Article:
So what do we do?  What do we emphasize while seeking to be fiercely biblical?

Well, in my humble opinion, I would suggest three essential qualities and one really strong recommendation in a Godly elder.  Now, let me say this.  These should be qualities that every Godly man aspires to, so they should apply to deacons, leaders, and men in general, but this book’s emphasis is on elders.

First, that man must have a personal holiness that enables him to lead his family in a self-sacrificing manner like Christ led the church.  We will call that Home Life.

Secondly, that man must have a firm and deep theology that is consistent with the body to which he hopes to lead.  We will call that Thought Life.

Thirdly, that man must have the ability to perform the office to which he aspires.  If he seeks to be an elder, he must be able to shepherd.  If he seeks to be a deacon, he must be able to serve.  We will call that Church Life.

And finally, I would suggest from both practical and Biblical example that that man should have non-wavering agreement with the specific mission of that church.  We will call that Community Life.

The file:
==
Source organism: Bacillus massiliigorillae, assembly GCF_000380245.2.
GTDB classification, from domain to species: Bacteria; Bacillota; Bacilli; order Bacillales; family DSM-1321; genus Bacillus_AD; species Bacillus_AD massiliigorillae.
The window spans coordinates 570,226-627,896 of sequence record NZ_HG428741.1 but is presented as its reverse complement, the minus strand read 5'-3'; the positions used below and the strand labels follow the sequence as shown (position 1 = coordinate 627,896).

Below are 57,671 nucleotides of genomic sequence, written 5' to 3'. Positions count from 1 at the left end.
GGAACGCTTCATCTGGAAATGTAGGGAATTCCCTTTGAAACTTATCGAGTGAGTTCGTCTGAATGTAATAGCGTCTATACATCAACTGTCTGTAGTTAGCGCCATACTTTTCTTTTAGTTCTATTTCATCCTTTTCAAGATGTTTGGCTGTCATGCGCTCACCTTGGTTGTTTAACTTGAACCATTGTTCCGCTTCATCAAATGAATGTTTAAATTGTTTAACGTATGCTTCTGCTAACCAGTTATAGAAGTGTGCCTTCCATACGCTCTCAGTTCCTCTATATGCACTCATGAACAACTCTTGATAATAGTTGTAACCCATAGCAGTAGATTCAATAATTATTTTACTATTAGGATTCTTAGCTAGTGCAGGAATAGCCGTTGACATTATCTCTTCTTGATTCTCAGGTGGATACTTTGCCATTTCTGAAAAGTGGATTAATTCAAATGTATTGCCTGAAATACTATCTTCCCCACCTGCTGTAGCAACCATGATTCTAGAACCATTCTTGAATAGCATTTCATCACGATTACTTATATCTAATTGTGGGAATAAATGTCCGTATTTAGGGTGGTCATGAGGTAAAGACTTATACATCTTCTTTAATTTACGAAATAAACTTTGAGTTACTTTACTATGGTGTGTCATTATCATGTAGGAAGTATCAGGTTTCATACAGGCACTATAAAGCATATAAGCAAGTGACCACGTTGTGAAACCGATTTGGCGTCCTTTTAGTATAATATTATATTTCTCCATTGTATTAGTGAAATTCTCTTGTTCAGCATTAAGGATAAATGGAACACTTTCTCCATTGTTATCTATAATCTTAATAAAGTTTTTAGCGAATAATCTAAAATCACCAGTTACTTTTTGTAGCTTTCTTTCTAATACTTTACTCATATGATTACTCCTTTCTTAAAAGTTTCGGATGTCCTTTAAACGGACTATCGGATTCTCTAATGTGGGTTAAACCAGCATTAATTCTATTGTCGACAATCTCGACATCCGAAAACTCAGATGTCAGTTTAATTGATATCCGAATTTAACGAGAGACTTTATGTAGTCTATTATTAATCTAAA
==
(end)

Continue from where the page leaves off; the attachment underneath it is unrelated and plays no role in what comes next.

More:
To get us there with these thoughts, we look at the biblical qualifications of a leader in scriptures.  Those qualifications will expound on the ideas surrounding our first two qualities (Home Life and Thought Life).  Then we will look at the ability to shepherd (Church Life), and then we will conclude by discussing the mission of the church (Community Life).

Hopefully, in the end, we will all walk away with Godly men who lead their families well, have a firm and consistent theology, who own the mission of their church, and have the ability to live out the office to which they take vows.

Thanks for taking the time to even consider these things.

Gordon Duncan
June 2013

July 2, 2013 Posted by | church, church planting, gospel, men, mission, missional, training men | , , , , , , , , , , , , | Leave a comment